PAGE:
The answer lies in the nature of untyped code. Intuitively, Static Hermes can’t do much for completely untyped code. It has to assume that lc and fc can be any type, including string or BigInt. Let’s dig a little deeper.

Static Hermes with Untyped Code

First, let’s check out the assembly code generated by Static Hermes:

$ shermes-rel -S bench.js 
$ cat bench.s

Remember the inner JS loop?

    while (--n > 1)
        fact *= n;

This is it compiled to armv8 assembly:

        mov     x0, x19
        mov     x1, x23
        mov     x2, x25
        bl      __sh_ljs_mul_rjs
        str     x0, [sp, #72]
        mov     x0, x19
        mov     x1, x25
        bl      __sh_ljs_dec_rjs
        ldr     x8, [sp, #72]
        str     x0, [sp, #80]
        str     x8, [sp, #64]
        add     x2, sp, #8
        mov     x0, x19
        mov     x1, x25
        bl      __sh_ljs_greater_rjs
        tbnz    w0, #0, LBB2_4

You can clearly see why it’s not fast: multiplication, decrement, and comparison are all function calls. This confirms our intuition.

To dig deeper, let’s see what Static Hermes thinks the types are, using the --dump-lra option:

shermes -dump-lra bench.js

Here’s the relevant part of the inner loop’s internal representation:

  $loc5 = BinaryMultiplyInst (:number|bigint) $loc5, $loc6
  $loc6 = UnaryDecInst (:number|bigint) $loc6
  $loc4 = MovInst (:number|bigint) $loc5
  $loc5 = CmpBrGreaterThanInst $loc6, $np0, %BB4, %BB3

The types following each instruction show that Static Hermes infers n and fact to be either number or bigint. This is neat, but unfortunately still requires a function call for each operation.

But how does it know that they can be only number or bigint? What if the inputs were strings or undefined or even something crazy like regular expressions? Let’s look at the beginning of the function:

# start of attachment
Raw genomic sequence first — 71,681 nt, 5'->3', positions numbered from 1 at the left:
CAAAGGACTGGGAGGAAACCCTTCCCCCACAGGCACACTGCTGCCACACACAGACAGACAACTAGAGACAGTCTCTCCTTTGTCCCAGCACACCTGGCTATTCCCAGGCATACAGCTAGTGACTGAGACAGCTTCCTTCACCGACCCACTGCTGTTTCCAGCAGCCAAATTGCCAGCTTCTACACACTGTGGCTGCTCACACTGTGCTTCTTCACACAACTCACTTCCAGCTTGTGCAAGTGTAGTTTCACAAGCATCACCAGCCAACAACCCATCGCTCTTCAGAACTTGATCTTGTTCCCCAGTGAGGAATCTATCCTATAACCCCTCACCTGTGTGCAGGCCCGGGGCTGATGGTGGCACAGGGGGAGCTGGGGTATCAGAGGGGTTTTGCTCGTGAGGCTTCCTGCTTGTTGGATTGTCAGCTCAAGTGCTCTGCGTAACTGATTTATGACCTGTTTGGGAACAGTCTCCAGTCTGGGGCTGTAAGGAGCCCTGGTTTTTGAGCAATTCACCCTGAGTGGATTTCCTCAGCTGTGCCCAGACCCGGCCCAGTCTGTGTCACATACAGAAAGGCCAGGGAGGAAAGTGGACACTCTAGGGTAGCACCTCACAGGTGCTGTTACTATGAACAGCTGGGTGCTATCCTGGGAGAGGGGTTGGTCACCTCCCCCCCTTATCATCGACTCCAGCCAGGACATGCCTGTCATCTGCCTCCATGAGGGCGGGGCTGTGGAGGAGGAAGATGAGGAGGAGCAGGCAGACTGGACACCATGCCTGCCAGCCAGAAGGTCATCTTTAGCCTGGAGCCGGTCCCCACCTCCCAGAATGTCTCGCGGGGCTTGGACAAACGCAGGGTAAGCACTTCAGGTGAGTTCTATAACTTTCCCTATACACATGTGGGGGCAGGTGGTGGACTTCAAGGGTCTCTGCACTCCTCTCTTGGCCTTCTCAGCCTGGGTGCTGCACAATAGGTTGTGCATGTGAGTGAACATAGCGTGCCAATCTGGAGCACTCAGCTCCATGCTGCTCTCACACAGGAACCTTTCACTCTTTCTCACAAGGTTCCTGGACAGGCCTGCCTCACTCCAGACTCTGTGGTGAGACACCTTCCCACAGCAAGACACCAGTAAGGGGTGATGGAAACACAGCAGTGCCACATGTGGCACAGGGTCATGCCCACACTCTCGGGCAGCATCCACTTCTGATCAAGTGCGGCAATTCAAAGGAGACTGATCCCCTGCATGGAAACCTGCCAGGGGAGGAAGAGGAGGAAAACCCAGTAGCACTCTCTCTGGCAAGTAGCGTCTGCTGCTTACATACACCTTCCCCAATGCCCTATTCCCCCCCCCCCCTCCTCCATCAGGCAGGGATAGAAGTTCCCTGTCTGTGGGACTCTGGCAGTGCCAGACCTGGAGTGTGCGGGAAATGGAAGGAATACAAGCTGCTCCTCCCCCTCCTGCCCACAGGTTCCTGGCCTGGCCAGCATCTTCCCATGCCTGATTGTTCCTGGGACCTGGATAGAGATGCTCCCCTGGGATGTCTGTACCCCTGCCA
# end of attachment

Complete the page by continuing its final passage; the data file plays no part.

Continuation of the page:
function bench(lc: any, fc: any): string|number
frame = []
  $loc3      = LoadParamInst (:any) %fc: any
  $loc0      = LoadParamInst (:any) %lc: any
  $loc2      = UnaryDecInst (:number|bigint) $loc0

It is loading fc into $loc3 and lc into $loc0. At this point we can see Static Hermes still thinks that they can be anything, any. But then it decrements $loc0, and we can see that the result if UnaryDecInst changes to number|bigint. Static Hermes knows that the result of the JavaScript -- operator is always number or bigint, regardless of its inputs and can take advantage of that.

In other words, Static Hermes uses the rules of JavaScript to reason about and infer the possible types of every value. This is very powerful, but unfortunately it is not always enough to generate efficient code. Often, we need to pin down a specific type, not just that it is one of several possible.

So, with this understanding, could a minimal change to the code make it faster?

Helping the Compiler

Static Hermes infers types based on JavaScript language rules. For example, it knows that the result of the -- operator is always number|bigint. Can we help it narrow down the type even further?

Absolutely. In JavaScript, the unary + operator is designed to always return a number. So, when we write:

    x = +x;

Both we and the compiler can be confident that x is now a number.

The most crucial variable in this benchmark is fc, which controls the inner loop. Let’s apply this optimization technique to it:

function bench (lc, fc) {
    fc = +fc;
    var n, fact;
    var res = 0;
    // ... rest of the code is unchanged.

Now, let’s run it through Static Hermes again:

$ shermes-rel -w bench.js -o bench

$ ./bench
278 ms 3.7330486176528693e+164

Impressive! The execution time is down to 278 ms, making it 7.5 times faster than the interpreter and 8.6 times faster than our previous run—all from a single-line change.